I wish this had worked out better. I tried to carry the Cajun theme too far and made a sauce of celery, green pepper, and onions with a ton of garlic and butter. The crust just didn’t support the load when I added the crawfish tails atop that, too much moisture for the thin crust to manage. Lots of Cajun seasonings. It had pretty good flavor but it was just too soggy. Back to the drawing board! I have some of the tails left but no idea right now what to do with them. Cajun tacos? hmm…
This is another one of those doughs that stayed out on the counter all night – two cups of bread flour, a quarter teaspoon of yeast, one cup of water, a wee pinch of salt and a sprinkle of sugar. I massaged it into place in my pizza pan and let it rise there for another hour then par baked it at 425 for five minutes. There isn’t a real sauce, per se, just some roasted grape tomatoes that I made last summer and then froze just for something like this. It also has bacon, thin sliced coppa, some ham, a caramelized onion, mozzarella, and some nice Parmesan grated over it at the table.
I’ll just pop these leftover slices into the freezer just like this and then seal the individual slices in vacuum bags, they make great grab-’em-and-go lunches for Mrs J when she heads out to the shelter.
I started the dough for this yesterday, 2 cups of bread flour, one cup water, 1/4t tsp yeast, a pinch of sugar and a dash of salt. It was pretty well inflated by noon, I dumped it into a pizza pan and massaged it into shape while the oven preheated to 425-ish. It par-baked for eight minutes and then I pulled it to furnish with toppings. I had some leftover roasted plum tomatoes that went on first in lieu of a sauce, sprinkled on shredded mozzarella, sparingly, and then piled on the meats. Italian sausage, already browned and drained, crispy bacon pieces, fried ham, and prosciutto that was tossed in the bacon grease to brown a bit.
Mrs J’s side got pickled
onion pepper rings, I added mushrooms and chopped ripe olives. I gave it another sprinkle of mozz and slid it back into the oven, it needed another ten minutes or so. It must have been better than usual because Mrs J went on and on about how good it was. I thought it one of my better efforts – she wasn’t just blowing smoke.
This was just a spur of the moment thing. I started the dough the day before, not really sure yet what the toppings would be or I would have made a run after rye flour for the crust. I did look for rye flour today and finally found some at the local co-op store. I talked to a fellow there about the hard time we had finding it and he said there was a crop failure last year and it was a bit early yet for this year’s crop. This one was so much fun I’m pretty sure you’ll be seeing something similar here, soon.I didn’t use any sauce, as such, but I did brush the crust with garlic oil before laying the provolone on. Next layer was pastrami, then dill pickles, then the rest of the provolone we had on hand.The mustard was left off for the picture of the whole pie, I knew I wanted to use the bright yellow mustard on mine. Mrs J favors honey mustard.Enjoy!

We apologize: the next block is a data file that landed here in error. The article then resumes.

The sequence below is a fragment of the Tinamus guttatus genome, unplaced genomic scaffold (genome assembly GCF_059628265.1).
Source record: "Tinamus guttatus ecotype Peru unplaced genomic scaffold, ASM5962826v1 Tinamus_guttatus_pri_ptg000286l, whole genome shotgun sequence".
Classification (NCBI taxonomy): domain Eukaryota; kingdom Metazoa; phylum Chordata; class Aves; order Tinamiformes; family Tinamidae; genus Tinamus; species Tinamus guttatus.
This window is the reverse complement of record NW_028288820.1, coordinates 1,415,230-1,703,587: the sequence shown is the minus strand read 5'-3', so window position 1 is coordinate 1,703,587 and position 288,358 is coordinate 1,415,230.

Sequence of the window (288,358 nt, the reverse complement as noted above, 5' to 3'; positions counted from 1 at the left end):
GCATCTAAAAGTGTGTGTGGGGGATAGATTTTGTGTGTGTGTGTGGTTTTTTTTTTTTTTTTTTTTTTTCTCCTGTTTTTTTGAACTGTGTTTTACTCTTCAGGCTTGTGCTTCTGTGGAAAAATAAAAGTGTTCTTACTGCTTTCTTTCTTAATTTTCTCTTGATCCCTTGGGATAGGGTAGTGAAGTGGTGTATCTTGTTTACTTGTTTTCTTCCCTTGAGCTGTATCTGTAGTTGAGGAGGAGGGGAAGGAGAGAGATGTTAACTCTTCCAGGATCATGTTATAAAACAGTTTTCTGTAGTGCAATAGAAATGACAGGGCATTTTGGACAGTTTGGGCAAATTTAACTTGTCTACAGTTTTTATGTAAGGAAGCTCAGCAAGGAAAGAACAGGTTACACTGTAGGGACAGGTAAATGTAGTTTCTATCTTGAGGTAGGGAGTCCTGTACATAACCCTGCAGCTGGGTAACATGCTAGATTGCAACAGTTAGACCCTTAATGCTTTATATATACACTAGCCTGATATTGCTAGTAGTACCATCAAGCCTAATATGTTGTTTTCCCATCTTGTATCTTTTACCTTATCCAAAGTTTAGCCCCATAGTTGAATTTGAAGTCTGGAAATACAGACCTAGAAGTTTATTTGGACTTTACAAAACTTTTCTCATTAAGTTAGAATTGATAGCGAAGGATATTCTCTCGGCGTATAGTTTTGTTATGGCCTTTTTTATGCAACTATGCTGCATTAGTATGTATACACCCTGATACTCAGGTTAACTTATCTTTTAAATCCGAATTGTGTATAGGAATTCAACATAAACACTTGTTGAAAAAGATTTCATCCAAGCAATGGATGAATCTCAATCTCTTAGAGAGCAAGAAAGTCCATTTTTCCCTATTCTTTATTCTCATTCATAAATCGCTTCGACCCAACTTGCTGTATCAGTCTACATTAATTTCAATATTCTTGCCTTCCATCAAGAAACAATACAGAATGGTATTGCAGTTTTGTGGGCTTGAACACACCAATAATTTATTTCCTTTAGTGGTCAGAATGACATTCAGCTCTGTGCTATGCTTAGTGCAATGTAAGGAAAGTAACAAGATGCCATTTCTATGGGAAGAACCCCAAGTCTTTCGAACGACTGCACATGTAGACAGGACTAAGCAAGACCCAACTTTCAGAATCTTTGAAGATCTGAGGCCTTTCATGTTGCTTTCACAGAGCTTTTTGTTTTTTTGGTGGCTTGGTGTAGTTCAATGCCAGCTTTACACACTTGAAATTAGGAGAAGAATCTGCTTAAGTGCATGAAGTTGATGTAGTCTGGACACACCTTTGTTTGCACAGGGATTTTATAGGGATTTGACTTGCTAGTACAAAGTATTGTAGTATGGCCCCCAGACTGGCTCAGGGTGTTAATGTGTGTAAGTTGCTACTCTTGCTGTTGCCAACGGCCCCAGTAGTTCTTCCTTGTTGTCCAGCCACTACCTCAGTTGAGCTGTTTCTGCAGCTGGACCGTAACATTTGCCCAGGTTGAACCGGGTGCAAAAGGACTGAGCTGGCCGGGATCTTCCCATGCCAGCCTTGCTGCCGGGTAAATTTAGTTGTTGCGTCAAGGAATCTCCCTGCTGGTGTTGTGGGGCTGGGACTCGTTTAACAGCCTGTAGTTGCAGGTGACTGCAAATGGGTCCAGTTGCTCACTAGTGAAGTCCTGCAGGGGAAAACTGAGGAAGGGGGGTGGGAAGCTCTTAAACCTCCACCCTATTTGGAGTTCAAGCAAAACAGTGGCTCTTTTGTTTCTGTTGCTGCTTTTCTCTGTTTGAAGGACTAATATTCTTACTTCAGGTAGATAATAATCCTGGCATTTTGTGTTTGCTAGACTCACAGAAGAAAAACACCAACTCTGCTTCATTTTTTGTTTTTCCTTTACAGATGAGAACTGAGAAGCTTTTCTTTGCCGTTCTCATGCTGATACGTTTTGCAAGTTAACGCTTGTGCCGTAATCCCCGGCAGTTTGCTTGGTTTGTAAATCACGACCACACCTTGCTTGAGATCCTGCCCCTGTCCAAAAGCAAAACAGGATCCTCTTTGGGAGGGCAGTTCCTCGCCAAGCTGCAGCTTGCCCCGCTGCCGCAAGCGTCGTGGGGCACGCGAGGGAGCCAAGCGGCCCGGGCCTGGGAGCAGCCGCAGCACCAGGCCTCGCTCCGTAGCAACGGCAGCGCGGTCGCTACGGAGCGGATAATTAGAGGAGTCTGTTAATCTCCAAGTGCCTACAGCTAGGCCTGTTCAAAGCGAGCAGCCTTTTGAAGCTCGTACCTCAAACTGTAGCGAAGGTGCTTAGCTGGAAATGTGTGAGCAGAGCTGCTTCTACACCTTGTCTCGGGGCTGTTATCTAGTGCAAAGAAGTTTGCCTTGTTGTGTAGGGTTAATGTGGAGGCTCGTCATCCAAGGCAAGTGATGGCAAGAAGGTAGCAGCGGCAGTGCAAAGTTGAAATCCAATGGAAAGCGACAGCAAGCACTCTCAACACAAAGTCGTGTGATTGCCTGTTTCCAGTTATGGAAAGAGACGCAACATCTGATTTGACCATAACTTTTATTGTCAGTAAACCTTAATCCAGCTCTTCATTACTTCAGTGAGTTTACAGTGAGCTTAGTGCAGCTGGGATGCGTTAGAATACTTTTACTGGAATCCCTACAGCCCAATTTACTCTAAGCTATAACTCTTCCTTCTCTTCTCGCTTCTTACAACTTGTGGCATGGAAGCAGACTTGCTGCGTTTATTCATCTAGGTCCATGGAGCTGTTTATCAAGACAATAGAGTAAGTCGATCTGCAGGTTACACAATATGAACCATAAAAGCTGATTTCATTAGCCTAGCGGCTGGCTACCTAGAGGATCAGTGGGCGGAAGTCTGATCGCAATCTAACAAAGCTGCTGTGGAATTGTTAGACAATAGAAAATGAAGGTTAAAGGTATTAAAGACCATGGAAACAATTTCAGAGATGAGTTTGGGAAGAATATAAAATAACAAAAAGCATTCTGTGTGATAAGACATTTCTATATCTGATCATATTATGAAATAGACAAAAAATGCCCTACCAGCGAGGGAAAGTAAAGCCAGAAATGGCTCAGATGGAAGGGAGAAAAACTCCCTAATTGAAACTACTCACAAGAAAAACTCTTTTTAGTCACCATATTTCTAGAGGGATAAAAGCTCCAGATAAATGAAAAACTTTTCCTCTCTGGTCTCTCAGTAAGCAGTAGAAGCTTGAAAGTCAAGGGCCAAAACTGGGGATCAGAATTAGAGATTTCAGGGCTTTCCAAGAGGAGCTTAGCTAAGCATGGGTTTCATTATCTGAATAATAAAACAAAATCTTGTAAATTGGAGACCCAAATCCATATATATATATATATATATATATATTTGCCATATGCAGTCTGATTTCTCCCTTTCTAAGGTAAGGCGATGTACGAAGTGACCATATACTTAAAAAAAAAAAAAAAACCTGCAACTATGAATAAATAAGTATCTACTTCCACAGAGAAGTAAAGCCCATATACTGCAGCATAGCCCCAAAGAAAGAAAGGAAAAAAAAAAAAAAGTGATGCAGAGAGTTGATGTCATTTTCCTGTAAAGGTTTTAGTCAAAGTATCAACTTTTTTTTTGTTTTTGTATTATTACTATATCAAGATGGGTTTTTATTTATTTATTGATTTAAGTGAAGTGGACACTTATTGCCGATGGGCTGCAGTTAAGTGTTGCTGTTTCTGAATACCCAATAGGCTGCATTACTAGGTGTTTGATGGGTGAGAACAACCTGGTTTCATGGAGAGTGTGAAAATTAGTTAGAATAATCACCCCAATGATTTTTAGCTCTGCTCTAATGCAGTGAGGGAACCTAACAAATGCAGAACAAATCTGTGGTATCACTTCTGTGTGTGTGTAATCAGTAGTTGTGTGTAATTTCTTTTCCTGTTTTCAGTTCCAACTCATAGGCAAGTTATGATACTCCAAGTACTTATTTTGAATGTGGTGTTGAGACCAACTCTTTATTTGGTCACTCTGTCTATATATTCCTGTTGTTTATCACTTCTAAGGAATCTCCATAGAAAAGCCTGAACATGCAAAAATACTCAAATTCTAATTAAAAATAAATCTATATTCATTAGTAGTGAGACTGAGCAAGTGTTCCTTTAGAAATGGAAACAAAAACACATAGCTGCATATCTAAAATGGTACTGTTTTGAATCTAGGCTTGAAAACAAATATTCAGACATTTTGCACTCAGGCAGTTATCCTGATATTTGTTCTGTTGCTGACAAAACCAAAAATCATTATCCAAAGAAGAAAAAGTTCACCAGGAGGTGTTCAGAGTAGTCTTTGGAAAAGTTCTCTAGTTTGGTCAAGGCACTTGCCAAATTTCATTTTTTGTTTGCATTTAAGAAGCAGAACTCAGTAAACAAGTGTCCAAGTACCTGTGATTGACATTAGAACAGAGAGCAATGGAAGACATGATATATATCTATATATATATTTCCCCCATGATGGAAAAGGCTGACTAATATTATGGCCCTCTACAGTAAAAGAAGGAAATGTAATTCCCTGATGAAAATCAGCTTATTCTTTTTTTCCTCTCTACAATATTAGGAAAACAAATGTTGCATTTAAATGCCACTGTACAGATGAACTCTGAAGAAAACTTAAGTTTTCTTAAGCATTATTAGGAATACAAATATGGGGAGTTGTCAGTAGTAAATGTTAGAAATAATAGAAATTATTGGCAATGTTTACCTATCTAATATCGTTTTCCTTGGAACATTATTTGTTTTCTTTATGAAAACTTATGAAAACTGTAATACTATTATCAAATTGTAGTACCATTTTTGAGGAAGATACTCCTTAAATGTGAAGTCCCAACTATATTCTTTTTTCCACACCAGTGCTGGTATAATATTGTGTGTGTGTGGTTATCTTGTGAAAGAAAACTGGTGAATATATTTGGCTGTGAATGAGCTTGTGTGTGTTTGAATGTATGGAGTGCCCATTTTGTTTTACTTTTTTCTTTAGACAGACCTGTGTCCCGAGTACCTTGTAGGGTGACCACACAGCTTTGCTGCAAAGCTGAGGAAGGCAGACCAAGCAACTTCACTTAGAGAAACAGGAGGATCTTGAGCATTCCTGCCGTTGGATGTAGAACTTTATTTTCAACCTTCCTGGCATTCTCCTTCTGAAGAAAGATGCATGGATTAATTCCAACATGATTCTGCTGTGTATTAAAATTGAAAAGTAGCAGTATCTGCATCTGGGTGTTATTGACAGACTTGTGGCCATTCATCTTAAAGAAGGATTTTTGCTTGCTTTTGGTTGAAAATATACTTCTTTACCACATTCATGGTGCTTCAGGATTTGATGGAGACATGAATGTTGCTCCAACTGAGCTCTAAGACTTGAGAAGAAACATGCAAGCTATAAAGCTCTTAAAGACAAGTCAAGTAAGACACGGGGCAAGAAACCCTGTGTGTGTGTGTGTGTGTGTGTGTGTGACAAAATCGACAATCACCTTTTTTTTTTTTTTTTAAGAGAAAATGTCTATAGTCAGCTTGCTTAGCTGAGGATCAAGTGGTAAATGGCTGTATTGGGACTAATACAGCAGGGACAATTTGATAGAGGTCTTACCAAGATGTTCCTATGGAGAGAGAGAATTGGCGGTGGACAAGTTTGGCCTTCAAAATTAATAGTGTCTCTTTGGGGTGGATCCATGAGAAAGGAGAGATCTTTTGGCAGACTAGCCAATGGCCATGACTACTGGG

This year, the margherita pizza celebrates its 125th birthday. One of the world’s favourite foods was reputedly invented at a pizzeria nowadays known as Brandi (00 39 081 416 928;brandi.it) at Salita Sant Anna Di Palazzo 1-2 in the city’s Chiaia neighbourhood. In 1889, its pizzaiolo, Raffaele Esposito, and his wife, Maria Giovanna Brandi, were summoned to the nearby Capodimonte palace and asked to invent a pizza for the then-queen, Margherita.
(Via)I’m sure this crust is much too thick for a purist. I started the dough yesterday with 2 cups of bread flour and then added water to equal 65% of the weight of those 2 cups. I used a handy electronic kitchen scale to weigh the flour but I don’t remember now what that came to. Anyway, multiplied that by .65 to get the weight of the water I wanted. Add a scant 1/4 tsp of yeast and a teaspoon of sugar to the liquid, plus a tablespoon of olive oil and stir into the flour. The dough was very wet so I only kneaded it a little and then plopped it into an oiled bowl and covered with plastic and a damp towel. It was left overnight to rise.I punched the dough down this morning and returned it to the bowl to continue proofing. Why the fuss with weighing the water and flour?
Hydration affects the process of bread building and the nature of the final result. Generally speaking, the more water in the dough, the more open the final bread’s crumb. Bread can also be classified according to three categories based on hydration: stiff, standard or rustic.
I rolled the dough out on a floured board and transferred it to my rimmed pan for baking, brushed the top with garlic oil, and distributed the toppings. This one got the traditional Margherita treatment with mozzarella and Roma tomatoes and went into a 500 oven until the crust and toppings got a nice color. Add the basil after the pie comes out of the oven or it will burn to a crisp.I like ground red pepper on my slices, along with fresh grated black pepper and salt. Drizzle more of the garlic oil over it and enjoy!